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STUDENT POLITICIANS: DRAWING PARTY LINES
to include everyone
Blue Party tries to
By Josie Gingrich
IDaily Staff Reporter
One of two new parties to enter the
Michigan Student Assembly arena is
the All Peoples' Party, founded on the
principle of giving a voice to all stu-
&We needed a different party," said
Shaba Andrich, an LSA junior, co-
founder of the party and an LSA repre-
sentative candidate. "We saw the
University making minority groups
fight for resources."
The main points of the party's
platform include having a women's
coordinator in residence halls, fully
meeting the financial needs of all
dents, simplifying the financial
process and improv-
ing the Office of Multi-
Ethnic Student Affairs.
"We're dealing with
the concerns for stu-
dents of color, student
groups on campus and
getting MSA more
involved," said Monique
Luse, an RC freshman
and LSA representative
We want people to
feel more at home here," Andrich
said. "We support the expansion of
programs that keep students here and
bring them here."
Andrich emphasized that the All
Peoples' Party is indeed for all stu-
dents, not just minorities.
Student groups have "been fighting
ad of cooperating," Andrich said.
present all voices."
Another main point of the All
Peoples' Party agenda is having
MSA be more connected to student
groups. "We have people who are
connected to the community,"
Andrich said. "All members are
involved in the community."
The All Peoples' Party is cohesive
because of the fact "we're all in stu-
dent organizations" Luse said.
"What we really want is to make
MSA more representative and more
accessible to students," Luse said.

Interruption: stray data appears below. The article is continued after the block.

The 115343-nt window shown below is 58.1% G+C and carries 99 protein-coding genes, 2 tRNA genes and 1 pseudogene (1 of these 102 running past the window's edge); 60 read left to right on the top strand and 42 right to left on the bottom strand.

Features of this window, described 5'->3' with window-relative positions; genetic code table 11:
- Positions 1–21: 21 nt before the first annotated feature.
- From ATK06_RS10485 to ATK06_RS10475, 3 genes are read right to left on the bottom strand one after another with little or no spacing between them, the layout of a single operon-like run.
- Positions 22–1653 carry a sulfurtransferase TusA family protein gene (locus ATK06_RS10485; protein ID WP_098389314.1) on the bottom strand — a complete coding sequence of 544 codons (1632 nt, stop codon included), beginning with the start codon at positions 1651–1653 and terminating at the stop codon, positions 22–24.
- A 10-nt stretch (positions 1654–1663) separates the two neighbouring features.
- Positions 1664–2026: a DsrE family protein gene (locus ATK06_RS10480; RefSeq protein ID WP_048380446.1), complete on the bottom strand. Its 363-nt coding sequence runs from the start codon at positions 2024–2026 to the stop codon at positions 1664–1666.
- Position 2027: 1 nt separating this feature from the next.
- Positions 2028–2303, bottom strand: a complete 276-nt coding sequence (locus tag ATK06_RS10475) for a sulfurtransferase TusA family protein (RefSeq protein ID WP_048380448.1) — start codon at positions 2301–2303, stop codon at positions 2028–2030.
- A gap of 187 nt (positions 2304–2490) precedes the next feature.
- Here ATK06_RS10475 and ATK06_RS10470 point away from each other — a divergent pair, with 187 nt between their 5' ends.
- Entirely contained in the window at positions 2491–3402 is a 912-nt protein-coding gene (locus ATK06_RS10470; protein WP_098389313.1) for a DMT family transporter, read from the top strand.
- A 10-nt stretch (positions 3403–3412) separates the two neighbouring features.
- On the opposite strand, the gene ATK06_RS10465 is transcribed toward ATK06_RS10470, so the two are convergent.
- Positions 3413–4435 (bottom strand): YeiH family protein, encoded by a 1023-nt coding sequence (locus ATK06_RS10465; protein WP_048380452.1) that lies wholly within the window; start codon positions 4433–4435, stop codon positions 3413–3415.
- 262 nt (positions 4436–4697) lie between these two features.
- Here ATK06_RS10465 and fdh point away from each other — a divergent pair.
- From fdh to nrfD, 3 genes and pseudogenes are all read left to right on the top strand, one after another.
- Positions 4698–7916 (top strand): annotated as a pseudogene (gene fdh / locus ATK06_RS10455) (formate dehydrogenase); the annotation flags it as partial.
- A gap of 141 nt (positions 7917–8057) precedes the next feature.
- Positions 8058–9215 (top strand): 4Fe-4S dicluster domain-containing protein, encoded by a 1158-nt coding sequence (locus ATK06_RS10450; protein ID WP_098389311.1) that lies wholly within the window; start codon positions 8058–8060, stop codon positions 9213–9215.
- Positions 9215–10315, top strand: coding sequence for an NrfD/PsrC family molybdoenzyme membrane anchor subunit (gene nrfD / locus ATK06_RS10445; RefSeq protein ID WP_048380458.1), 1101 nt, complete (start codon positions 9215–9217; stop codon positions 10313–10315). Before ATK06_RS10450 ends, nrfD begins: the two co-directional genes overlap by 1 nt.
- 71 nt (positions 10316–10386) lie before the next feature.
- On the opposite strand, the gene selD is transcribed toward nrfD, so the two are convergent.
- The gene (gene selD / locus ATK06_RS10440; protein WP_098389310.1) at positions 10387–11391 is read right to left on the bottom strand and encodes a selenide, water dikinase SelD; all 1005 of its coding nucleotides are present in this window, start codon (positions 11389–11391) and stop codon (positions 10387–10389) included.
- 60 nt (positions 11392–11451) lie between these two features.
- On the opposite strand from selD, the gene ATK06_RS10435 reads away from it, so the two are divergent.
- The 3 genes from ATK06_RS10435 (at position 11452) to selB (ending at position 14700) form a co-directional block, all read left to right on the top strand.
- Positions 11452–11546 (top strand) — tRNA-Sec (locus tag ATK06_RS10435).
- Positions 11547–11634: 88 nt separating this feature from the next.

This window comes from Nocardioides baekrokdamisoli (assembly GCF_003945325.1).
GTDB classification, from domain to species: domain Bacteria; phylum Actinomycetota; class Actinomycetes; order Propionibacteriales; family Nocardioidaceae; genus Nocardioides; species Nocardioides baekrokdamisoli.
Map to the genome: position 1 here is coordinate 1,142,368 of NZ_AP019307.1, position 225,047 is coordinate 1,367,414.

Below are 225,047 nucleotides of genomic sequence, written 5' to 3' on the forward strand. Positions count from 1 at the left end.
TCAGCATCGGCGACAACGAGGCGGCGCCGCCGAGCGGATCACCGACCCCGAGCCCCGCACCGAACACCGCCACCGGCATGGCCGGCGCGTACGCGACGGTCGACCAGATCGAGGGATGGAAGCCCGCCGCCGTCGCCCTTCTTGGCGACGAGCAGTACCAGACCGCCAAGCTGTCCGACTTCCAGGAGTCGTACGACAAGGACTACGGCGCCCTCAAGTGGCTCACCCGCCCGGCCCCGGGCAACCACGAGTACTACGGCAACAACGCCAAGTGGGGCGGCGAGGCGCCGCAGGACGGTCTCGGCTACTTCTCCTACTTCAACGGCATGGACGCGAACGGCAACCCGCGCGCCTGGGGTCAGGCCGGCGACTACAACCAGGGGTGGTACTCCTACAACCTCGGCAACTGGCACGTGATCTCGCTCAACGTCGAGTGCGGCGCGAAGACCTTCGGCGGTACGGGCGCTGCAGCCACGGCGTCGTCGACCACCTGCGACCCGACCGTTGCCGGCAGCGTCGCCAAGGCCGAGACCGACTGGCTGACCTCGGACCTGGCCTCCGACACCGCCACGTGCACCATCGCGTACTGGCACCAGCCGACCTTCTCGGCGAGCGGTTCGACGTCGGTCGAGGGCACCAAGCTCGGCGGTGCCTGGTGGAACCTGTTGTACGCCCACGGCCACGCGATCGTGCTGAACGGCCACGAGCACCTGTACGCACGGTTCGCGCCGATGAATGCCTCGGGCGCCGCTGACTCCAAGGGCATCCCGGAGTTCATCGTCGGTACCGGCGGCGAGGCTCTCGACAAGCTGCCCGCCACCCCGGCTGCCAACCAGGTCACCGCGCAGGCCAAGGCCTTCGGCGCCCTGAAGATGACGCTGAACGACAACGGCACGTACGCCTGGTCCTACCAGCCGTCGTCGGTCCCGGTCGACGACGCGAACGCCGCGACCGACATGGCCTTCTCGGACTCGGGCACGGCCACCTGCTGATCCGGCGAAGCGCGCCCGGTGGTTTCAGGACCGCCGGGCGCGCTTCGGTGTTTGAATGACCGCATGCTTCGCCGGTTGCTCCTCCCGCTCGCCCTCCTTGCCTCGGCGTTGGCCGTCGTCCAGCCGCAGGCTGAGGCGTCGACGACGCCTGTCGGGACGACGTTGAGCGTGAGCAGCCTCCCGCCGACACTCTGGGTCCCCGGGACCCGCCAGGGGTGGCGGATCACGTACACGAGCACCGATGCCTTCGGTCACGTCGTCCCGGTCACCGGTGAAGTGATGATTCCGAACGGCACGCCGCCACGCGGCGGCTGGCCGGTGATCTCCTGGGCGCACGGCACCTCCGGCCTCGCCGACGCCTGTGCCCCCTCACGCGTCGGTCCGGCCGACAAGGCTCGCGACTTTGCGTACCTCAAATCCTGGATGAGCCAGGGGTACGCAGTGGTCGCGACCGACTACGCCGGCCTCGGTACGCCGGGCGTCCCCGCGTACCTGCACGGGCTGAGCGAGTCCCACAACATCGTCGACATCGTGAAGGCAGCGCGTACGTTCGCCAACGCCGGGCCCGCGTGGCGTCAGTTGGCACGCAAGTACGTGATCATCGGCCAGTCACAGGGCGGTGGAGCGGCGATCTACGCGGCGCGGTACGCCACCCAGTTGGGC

Some members of the All Peo-
ples' Party are members of the Stu-
dents of Color Coalition and were
involved in the Michigan Union
tower occupation. But their con-
cerns are not the same.
By Lisa Koivu
Daily Staff Reporter
The Blue Party's slogan this year is
"C.A.T.C.H.," standing for Connectivi-
ty, Academics, Teamwork, Concepts
and Health. Each word stands for dif-
ferent areas the party hopes to focus
on while in office.
Shari Katz, an RC sophomore and
current assembly member running for
re-election, said the Blue Party spun off
from the now defunct Stu-.
dents Party. She said the Blue
Party will continue the work
that already done this past
year such as representation at#
the monthly University Board
of Regents meetings.
"We need to continue x
working on constituent out-.
reach. It's a little overwhelming to
remember the constituents sometimes.
We also need to work on bettering the
University. We can't neglect that there
are other students needs as well," Katz
Katz is also the only member of the
assembly running for re-election as an
LSA representative this term. "You
need some old faces," Katz said.
Law student Katie Liming is run-
ning for a representative chair for the
Law school. She said she decided to
join the party because of goals it wants
"The Blue Party is a great group of
people with good views of how the stu-
dent government should be run. They
are dedicated to the University, she said.
"Personally, I'm very interested in
trying to help Law students see the
broader University. Some students
never see all of the opportu-
nities that are available at the
University, so I want to
t bridge that gap," she added.
Sanjay Khetan, an Engi-
neering senior said he decid-
ed to join the Blue Party for
"Before I decided to join
the party, I talked to many different peo-
ple and found out that the Blue Party is
all encompassing. They have the most
diversity, including different ideas and
agendas to make the University better'
Khetan said. "I want to make MSA
more accessible and friendly. Looking
in-depth, you see the good, but I want
people who aren't involved to know
what MSA has done," Khetan said.
"I hope to be (the
SCC's) liaison to
MSA," Andrich said.